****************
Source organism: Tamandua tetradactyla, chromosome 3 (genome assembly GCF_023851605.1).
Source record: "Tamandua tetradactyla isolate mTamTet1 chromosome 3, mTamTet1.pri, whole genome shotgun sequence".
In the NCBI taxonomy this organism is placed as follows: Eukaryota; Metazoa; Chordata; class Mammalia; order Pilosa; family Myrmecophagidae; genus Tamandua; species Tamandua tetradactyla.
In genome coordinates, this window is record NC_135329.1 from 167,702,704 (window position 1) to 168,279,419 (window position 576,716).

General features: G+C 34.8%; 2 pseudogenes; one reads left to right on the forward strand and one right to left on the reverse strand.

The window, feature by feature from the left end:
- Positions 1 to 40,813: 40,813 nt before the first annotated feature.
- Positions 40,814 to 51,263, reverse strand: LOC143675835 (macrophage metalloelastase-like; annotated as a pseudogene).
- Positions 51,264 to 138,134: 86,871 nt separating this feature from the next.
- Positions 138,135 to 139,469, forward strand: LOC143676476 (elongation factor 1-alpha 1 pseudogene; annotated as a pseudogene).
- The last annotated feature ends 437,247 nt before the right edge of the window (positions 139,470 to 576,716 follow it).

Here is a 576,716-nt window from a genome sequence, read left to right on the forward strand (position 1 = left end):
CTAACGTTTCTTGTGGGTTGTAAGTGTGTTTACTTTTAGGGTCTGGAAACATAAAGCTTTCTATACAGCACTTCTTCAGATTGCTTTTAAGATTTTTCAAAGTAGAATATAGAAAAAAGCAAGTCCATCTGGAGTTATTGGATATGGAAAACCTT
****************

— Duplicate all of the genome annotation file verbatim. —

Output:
Source organism: Tamandua tetradactyla, chromosome 3 (genome assembly GCF_023851605.1).
Source record: "Tamandua tetradactyla isolate mTamTet1 chromosome 3, mTamTet1.pri, whole genome shotgun sequence".
In the NCBI taxonomy this organism is placed as follows: Eukaryota; Metazoa; Chordata; class Mammalia; order Pilosa; family Myrmecophagidae; genus Tamandua; species Tamandua tetradactyla.
In genome coordinates, this window is record NC_135329.1 from 167,702,704 (window position 1) to 168,279,419 (window position 576,716).

General features: G+C 34.8%; 2 pseudogenes; one reads left to right on the forward strand and one right to left on the reverse strand.

The window, feature by feature from the left end:
- Positions 1 to 40,813: 40,813 nt before the first annotated feature.
- Positions 40,814 to 51,263, reverse strand: LOC143675835 (macrophage metalloelastase-like; annotated as a pseudogene).
- Positions 51,264 to 138,134: 86,871 nt separating this feature from the next.
- Positions 138,135 to 139,469, forward strand: LOC143676476 (elongation factor 1-alpha 1 pseudogene; annotated as a pseudogene).
- The last annotated feature ends 437,247 nt before the right edge of the window (positions 139,470 to 576,716 follow it).

Here is a 576,716-nt window from a genome sequence, read left to right on the forward strand (position 1 = left end):
CTAACGTTTCTTGTGGGTTGTAAGTGTGTTTACTTTTAGGGTCTGGAAACATAAAGCTTTCTATACAGCACTTCTTCAGATTGCTTTTAAGATTTTTCAAAGTAGAATATAGAAAAAAGCAAGTCCATCTGGAGTTATTGGATATGGAAAACCTT